What land­lords want you to know

Marlborough Express - The Saturday Express, Marlborough - - OUT & ABOUT -

Un­less you’re lucky enough to buy a home straight out of univer­sity (thanks, Mo­mand Dad!), you’ll prob­a­bly be liv­ing in a ren­tal for at least a few years. And that means deal­ing with a land­lord.

In a tight hous­ing mar­ket, rent­ing a prop­erty be­comes a com­pet­i­tive ex­er­cise. If you’re rent­ing, the land­lord calls the shots on your liv­ing sit­u­a­tion right now.

But most prop­erty own­ers are not the hor­ri­ble peo­ple that some ten­ants make them out to be.

Plenty of them are or­di­nary, de­cent peo­ple with a con­sid­er­able in­vest­ment in a ren­tal prop­erty that they want to pro­tect.

So if you love your ren­tal place, you’ll want to en­dear your­self to the prop­erty owner by mak­ing it clear that you are an ideal ten­ant.

Here are a few sug­ges­tions:


The ini­tial show­ing isn’t just to find out if you like the prop­erty— it’s for the land­lords to de­cide if they like you, too. Don’t show up look­ing like a slob and don’t present an care­less, lazy at­ti­tude. Treat the show­ing like a job in­ter­view.

‘‘I look at how they’re pre­sent­ing them­selves,’’ says Richard, a land­lord with two homes in the sub­urbs east of Auck­land. ‘‘If they don’t care about mak­ing a good im­pres­sion, I ques­tion whether they’ll care about how they treat the prop­erty.’’

You might want to keep your car in or­der, too.

‘‘I don’t care how old it is, I don’t care what model it is, and I don’t care if it needs a wash. But if the in­side is full of garbage and fast-food bags? I can’t help but as­sume that’s the way the in­side of the house is go­ing to look.’’


Many land­lords ask for a pre­te­nancy ap­pli­ca­tion form on which you’ll pro­vide: your name and con­tact de­tails, where you’re liv­ing now and your rent­ing his­tory, proof of iden­tity and ref­er­ences they can con­tact. Ac­cord­ing to the Min­istry of Busi­ness, In­no­va­tion and Em­ploy­ment, this ap­pli­ca­tion form also gives land­lords per­mis­sion to do a credit check.

Tempted to tell a lit­tle white lie about your credit rat­ing, le­gal his­tory, or work ex­pe­ri­ence? Don’t.


Once you’ve moved into the place, you still need to prove your worth. If your toi­let won’t stop run­ning, if the tub is slow to drain or the fridge has de­vel­oped a dis­turb­ing rat­tle, don’t just sit on the in­for­ma­tion.

‘‘I’ve had ten­ants that put off call­ing be­cause they thought ‘maybe it will go away’,’’ Richard says. ‘‘It only ex­ac­er­bates the prob­lem, and a small fix could turn into a huge re­pair is­sue.’’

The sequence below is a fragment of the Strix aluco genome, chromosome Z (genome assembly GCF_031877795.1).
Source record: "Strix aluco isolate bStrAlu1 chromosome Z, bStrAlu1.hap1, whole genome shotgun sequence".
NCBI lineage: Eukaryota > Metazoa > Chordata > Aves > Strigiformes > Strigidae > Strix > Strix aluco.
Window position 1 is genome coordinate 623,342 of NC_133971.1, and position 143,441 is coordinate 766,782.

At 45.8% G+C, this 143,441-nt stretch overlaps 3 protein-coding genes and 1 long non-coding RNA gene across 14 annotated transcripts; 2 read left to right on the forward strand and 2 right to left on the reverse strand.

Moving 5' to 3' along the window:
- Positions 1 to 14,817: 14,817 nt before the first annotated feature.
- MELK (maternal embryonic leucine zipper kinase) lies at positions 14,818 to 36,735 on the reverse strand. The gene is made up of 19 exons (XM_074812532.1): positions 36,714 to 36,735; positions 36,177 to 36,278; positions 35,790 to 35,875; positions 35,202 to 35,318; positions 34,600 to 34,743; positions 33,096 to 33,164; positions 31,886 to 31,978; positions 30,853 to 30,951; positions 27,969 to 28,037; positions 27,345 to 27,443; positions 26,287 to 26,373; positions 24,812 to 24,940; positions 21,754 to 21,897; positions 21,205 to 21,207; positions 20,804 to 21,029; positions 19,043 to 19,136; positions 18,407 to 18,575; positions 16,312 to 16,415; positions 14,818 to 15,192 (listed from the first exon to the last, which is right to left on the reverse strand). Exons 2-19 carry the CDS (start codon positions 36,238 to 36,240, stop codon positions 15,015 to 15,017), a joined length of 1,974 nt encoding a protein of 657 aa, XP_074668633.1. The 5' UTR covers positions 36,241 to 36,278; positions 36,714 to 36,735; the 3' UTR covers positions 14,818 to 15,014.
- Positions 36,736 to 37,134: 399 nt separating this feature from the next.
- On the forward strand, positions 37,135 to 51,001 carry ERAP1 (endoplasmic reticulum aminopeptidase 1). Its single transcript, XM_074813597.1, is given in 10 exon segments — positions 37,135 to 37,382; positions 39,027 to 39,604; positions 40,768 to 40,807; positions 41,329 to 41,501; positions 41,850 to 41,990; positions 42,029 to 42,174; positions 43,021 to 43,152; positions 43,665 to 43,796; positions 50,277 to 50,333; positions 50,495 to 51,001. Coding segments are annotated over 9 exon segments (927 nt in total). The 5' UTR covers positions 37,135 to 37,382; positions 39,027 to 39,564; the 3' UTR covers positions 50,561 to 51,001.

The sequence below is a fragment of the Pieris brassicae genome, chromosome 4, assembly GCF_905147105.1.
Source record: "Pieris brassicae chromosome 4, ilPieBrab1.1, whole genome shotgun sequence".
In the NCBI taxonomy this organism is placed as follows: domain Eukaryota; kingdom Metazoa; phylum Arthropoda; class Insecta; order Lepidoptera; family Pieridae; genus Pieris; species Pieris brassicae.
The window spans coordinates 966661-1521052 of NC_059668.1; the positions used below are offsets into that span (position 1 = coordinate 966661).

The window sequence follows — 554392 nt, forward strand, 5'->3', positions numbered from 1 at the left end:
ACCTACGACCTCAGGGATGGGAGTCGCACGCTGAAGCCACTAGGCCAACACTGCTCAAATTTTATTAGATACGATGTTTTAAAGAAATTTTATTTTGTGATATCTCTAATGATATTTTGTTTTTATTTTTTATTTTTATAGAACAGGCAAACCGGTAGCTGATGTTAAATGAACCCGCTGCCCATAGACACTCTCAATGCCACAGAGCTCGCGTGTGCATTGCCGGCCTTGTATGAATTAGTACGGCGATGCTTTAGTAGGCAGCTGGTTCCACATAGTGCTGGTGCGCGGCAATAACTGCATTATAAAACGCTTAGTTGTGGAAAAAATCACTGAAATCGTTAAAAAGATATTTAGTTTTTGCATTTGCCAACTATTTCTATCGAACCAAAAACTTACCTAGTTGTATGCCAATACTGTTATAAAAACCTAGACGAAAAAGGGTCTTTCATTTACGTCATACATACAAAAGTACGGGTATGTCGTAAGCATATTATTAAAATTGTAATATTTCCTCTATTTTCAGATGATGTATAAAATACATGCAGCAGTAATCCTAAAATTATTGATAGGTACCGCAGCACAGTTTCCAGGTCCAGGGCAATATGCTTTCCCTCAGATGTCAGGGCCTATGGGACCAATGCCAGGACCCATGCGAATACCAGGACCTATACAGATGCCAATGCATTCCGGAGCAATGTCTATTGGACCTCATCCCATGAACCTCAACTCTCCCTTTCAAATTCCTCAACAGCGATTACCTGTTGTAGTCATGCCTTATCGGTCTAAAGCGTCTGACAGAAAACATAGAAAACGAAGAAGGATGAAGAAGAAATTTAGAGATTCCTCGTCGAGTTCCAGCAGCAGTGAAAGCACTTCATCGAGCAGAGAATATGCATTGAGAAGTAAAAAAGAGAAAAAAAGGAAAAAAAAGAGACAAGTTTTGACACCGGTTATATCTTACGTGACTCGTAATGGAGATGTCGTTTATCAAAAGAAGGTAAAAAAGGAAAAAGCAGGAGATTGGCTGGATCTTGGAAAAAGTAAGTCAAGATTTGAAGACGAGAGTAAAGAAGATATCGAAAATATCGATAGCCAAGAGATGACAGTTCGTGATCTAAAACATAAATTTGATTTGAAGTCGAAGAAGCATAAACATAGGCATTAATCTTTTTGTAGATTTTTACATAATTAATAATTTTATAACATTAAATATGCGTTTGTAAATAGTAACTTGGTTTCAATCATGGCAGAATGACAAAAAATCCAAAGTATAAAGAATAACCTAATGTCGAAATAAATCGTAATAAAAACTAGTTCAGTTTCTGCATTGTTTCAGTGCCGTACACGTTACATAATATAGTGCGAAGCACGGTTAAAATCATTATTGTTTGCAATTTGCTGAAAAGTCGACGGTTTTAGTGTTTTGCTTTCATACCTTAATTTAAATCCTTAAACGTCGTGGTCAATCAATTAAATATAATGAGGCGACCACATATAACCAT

Ac­cu­mu­lated grime doesn’t just mean the move-out clean­ing ses­sion will be a real pain— it could also be grounds for your land­lord to keep your de­posit, make you pay for pro­fes­sional clean­ing, or even ask you to leave be­fore your lease is up.

‘‘I un­der­stand clut­ter. But if I come by for an agreed-to in­spec­tion and there’s grease all over the stove­top and the toi­let is filthy and there are stains in the car­pet? That’s a real prob­lem.’’

Re­mem­ber, your tem­po­rary res­i­dence is their per­ma­nent pos­ses­sion.


There are any num­ber of rea­sons your land­lord might need to talk with you— from mak­ing an ap­point­ment for a gut­ter-cleaner to come by, to dis­cussing an is­sue with the next-door neigh­bour, to show­ing the place to a po­ten­tial buyer.

‘‘I ab­so­lutely hate when I text and I call, and there’s no re­sponse,’’ Richard says.

‘‘It’s just mak­ing a need­less has­sle, be­cause then I have to drive there, knock on their door, and leave them a writ­ten note.’’

Com­mu­ni­ca­tion is es­pe­cially im­por­tant if you’re hav­ing fi­nan­cial trou­bles that could com­pro­mise your abil­ity to pay your rent on time.

‘‘I un­der­stand things hap­pen. And lis­ten, if you’ve been a good long-term ten­ant, I re­ally don’t want to lose you over a tem­po­rary prob­lem,’’ says Richard.


A land­lord in Ran­giora took this photo of the rub­bish and be­long­ings left be­hind by the ten­ant at their Blen­heim ren­tal.

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